Bioethics Discussion Blog: The Ethics of Refusal: Well, Should They?

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Thursday, November 20, 2008

The Ethics of Refusal: Well, Should They?

From the New York Times, November 17, 2008: "WASHINGTON — A last-minute Bush administration plan to grant sweeping new protections to health care providers who oppose abortion and other procedures on religious or moral grounds has provoked a torrent of objections, including a strenuous protest from the government agency that enforces job discrimination laws.

The proposed rule would prohibit recipients of federal money from discriminating against doctors, nurses and other health care workers who refuse to perform or to assist in the performance of abortions or sterilization procedures because of their “religious beliefs or moral convictions.”

In addition, "It would also prevent hospitals, clinics, doctors’ offices and drugstores from requiring employees with religious or moral objections to 'assist in the performance of any part of a health service program or research activity' financed by the Department of Health and Human Services."

This rule has stimulated much bioethical discussion. Steve Miles, physician ethicist who has contributed frequently to my blog answers the following questions with his own questions:

Should physicians and other medical professionals be required to perform
procedures they view as morally problematic or prohibited?

Should physicians and other medical professionals be protected from employer
dismissal, sanction, or other disciplinary action if they refuse to perform
procedures they view as morally problematic or prohibited?


Doctor Miles wrote:

"And I add five more (and in the way of not privileging the conscience of
medicine):

Should Islamic cab drivers be forced to take someone from an airport if the
fare is carrying alcohol purchased in Barbados.

Should a Seventh Day Adventist be allowed to work in a lab facility and
selectively refuse to type blood for transfusions?

Should a Hassidic Jew be allowed to be a grocery cashier and selectively
refuse to handle, scan and ring up sales of pork chops?

Should a Mormon be allowed to wait tables in a restaurant and refuse to
carry hot coffee to patrons or bus coffee cups from tables?

Should a Baptist Creationist be compelled to teach Darwin?"




Does any visitor here want to answer the first two questions or any of Steve's questions? ..Maurice.

ADDENDUM; 11-21-2008 Steven Miles would like to add two more questions to his list of five posted above. Here they are:

Should an anti abortion banker be allowed to refuse to process payroll checks from a Planned Parenthood clinic?

Should a Quaker family be allowed to refuse to pay the portion of their taxes that go for war?!

4 Comments:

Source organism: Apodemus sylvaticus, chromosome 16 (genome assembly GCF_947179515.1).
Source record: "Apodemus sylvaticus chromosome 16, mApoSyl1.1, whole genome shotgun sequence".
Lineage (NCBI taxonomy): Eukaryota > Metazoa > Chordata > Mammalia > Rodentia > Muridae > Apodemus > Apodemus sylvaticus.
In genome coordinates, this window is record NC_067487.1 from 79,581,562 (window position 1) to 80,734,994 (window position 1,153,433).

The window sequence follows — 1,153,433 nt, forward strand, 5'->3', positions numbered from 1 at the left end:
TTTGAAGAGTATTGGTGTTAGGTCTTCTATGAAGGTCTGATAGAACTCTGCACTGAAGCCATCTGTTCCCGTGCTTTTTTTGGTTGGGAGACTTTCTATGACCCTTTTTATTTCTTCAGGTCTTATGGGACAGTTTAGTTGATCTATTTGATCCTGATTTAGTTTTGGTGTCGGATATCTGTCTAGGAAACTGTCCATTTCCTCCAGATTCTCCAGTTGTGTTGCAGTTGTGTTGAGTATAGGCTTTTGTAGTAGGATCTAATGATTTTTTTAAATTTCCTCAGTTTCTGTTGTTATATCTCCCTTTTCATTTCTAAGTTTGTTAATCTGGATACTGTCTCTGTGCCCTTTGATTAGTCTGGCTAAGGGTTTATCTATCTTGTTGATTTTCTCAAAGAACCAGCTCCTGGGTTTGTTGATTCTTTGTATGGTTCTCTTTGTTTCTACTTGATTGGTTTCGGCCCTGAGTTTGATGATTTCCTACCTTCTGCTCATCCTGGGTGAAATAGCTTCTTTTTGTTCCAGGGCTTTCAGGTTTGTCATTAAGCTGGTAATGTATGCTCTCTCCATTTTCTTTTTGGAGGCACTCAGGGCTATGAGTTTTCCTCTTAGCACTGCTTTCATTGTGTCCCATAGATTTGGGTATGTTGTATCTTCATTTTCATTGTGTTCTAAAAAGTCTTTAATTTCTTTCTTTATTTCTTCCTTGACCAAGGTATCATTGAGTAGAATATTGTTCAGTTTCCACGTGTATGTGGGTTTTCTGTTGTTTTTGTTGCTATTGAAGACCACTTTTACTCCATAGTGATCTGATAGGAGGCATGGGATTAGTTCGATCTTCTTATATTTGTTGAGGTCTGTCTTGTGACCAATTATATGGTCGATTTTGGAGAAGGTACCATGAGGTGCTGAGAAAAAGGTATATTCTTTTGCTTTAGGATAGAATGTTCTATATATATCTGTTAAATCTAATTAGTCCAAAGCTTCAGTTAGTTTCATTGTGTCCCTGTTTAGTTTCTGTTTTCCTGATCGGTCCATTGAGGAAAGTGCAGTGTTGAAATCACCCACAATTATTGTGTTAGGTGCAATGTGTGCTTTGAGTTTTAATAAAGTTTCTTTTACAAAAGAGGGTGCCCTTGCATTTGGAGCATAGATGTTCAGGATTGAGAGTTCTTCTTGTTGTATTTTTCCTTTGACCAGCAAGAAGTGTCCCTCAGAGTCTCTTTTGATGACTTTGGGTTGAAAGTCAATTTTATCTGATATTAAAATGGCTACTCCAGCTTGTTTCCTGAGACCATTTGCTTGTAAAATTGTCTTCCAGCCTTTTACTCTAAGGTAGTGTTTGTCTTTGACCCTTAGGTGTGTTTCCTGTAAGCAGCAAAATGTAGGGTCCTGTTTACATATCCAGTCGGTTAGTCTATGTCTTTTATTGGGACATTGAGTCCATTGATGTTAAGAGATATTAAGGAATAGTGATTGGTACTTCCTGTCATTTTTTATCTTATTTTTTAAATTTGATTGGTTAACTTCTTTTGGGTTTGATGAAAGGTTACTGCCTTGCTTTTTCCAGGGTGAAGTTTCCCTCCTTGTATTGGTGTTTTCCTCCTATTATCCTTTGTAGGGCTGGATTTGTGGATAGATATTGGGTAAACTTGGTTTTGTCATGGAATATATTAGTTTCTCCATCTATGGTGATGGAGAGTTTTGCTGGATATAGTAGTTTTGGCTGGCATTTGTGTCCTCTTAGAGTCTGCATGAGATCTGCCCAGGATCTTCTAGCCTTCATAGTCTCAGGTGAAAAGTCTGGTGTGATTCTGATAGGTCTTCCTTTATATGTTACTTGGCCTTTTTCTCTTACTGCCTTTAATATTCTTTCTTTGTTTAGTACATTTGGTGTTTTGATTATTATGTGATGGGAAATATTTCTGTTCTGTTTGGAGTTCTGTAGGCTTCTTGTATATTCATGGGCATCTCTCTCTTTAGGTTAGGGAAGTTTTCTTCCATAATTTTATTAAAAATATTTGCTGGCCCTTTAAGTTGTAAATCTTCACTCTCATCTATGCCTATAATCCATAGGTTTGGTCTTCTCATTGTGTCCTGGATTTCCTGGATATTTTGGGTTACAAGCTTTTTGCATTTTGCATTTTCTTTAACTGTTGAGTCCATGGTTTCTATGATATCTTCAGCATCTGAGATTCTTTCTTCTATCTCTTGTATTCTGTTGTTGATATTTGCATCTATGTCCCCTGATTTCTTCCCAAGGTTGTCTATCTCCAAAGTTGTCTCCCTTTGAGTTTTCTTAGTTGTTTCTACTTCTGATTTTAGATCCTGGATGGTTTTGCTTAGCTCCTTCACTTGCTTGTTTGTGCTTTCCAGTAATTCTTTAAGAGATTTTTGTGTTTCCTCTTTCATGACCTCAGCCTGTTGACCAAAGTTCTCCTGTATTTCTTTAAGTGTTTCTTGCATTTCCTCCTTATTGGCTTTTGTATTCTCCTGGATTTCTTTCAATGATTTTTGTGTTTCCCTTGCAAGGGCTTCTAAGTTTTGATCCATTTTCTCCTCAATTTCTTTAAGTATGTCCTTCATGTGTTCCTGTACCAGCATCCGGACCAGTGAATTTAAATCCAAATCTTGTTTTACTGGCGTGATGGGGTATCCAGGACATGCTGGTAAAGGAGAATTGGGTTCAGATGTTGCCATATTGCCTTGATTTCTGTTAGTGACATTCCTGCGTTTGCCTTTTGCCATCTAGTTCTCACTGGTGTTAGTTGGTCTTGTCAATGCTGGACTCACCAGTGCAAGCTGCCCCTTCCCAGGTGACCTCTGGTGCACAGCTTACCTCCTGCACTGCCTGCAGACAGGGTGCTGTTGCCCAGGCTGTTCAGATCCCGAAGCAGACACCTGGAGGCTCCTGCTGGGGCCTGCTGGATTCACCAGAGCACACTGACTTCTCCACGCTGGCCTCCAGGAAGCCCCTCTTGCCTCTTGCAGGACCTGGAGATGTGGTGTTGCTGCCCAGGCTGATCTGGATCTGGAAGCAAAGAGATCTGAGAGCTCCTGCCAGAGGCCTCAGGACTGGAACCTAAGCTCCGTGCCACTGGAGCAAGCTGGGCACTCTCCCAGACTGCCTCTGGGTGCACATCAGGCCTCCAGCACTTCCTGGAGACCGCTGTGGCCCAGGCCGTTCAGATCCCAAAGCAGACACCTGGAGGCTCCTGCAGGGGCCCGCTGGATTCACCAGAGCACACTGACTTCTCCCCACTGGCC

At Friday, November 21, 2008 5:49:00 AM, Anonymous Anonymous said...

The comebacks by Dr. Miles are strawman arguments and not what the proposed law is saying. He is exampling private businesses. The proposed legislation is about the GOVERNMENT mandating medical procedures, tests or medicating that the physician or healthcare provider may not feel are ethical, moral or in the best interests of his patient. For medical professionals who understand what is being planned with nationalized healthcare, who want to preserve the patient-doctor relationship and autonomy of patients over their own bodies, and those who understand history, this law is more important than uninformed consumers may realize.

How about another example:
Should a doctor be required by the State to euthanize a disabled person who is seen as too costly to the State, under threat of losing his job, license, livelihood, and home?
Sandy

 
At Friday, November 21, 2008 3:00:00 PM, Blogger Doc said...

As a Mormon, I have to tell you, we wouldn't bat an eye at serving coffee. To hold the world to our dietary standards is ridiculous. To hold the world to our standards of life and death is something altogether different.

The first comment has a valid point. Doctors abhor the idea of being compelled to offer futile care, why is being compelled to participate in something your conscience tells you is murder any different?

That said, as long as there is someone else to refer patients too, I don't see the problem.

 
At Monday, November 24, 2008 11:20:00 PM, Anonymous Daphne said...

If there is a proviso in the law that the doctor must refer the patient to a colleague who is willing to offer the treatment, then patient autonomy is safeguarded.
How willingly that would be followed by dissenting doctors is another issue.

 
At Monday, December 01, 2008 10:08:00 PM, Anonymous Bernard Freedman said...

I’m confused; does a Hasidic grocery clerk have a professional fiduciary relationship with a pork buyer? I hope Dr. Miles can clear this up for me.

 

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